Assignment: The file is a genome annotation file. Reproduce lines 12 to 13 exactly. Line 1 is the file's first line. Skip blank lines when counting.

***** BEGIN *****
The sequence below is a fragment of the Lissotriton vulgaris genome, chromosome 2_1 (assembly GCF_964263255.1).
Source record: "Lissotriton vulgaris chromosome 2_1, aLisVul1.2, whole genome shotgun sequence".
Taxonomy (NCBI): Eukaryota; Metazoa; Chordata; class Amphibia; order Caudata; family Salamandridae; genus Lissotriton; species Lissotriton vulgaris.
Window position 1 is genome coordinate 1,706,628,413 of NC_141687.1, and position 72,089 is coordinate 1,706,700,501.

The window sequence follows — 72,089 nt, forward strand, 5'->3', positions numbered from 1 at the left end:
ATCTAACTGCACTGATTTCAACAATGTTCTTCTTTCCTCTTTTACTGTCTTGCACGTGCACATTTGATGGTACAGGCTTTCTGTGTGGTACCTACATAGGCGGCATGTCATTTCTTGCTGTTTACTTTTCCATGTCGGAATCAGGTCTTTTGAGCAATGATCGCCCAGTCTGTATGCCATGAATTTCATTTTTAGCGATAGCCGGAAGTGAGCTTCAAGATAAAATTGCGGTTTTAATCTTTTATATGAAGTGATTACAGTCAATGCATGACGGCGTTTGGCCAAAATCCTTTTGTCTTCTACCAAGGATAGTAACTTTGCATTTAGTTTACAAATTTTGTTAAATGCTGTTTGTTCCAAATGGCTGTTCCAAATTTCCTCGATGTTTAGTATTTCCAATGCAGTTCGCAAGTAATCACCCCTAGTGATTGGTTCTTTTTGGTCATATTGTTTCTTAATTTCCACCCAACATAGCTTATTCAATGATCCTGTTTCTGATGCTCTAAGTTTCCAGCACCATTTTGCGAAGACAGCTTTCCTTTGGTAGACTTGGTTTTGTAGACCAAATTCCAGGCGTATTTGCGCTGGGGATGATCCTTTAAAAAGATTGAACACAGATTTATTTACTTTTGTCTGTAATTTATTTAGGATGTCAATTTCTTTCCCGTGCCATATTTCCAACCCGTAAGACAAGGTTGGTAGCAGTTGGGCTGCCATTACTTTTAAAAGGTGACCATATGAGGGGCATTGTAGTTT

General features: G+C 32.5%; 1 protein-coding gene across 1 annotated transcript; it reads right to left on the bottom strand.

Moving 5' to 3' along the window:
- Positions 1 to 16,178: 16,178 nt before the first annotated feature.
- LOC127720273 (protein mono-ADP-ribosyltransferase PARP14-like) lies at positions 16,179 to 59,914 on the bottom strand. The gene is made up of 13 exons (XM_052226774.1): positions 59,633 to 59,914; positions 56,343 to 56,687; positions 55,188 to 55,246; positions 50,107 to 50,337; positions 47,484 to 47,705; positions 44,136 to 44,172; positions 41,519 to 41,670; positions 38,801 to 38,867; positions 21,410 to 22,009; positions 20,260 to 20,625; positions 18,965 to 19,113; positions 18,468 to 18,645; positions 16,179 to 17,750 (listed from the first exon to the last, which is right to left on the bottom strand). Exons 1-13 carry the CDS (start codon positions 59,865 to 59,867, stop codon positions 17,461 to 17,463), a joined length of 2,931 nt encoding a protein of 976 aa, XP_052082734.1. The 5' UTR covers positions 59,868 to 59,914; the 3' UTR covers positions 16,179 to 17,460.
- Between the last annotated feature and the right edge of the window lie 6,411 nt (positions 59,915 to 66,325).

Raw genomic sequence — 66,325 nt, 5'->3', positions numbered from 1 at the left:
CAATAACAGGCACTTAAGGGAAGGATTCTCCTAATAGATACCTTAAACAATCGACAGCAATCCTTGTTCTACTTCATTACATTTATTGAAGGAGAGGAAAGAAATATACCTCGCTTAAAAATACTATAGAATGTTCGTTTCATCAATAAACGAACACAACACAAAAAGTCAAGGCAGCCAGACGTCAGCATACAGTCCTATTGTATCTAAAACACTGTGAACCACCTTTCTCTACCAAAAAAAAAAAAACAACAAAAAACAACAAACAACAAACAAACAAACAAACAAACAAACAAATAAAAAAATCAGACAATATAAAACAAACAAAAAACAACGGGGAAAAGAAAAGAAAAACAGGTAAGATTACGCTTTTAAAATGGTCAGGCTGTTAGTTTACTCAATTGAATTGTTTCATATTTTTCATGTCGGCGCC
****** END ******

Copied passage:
Raw genomic sequence — 66,325 nt, 5'->3', positions numbered from 1 at the left:
CAATAACAGGCACTTAAGGGAAGGATTCTCCTAATAGATACCTTAAACAATCGACAGCAATCCTTGTTCTACTTCATTACATTTATTGAAGGAGAGGAAAGAAATATACCTCGCTTAAAAATACTATAGAATGTTCGTTTCATCAATAAACGAACACAACACAAAAAGTCAAGGCAGCCAGACGTCAGCATACAGTCCTATTGTATCTAAAACACTGTGAACCACCTTTCTCTACCAAAAAAAAAAAAACAACAAAAAACAACAAACAACAAACAAACAAACAAACAAACAAACAAATAAAAAAATCAGACAATATAAAACAAACAAAAAACAACGGGGAAAAGAAAAGAAAAACAGGTAAGATTACGCTTTTAAAATGGTCAGGCTGTTAGTTTACTCAATTGAATTGTTTCATATTTTTCATGTCGGCGCC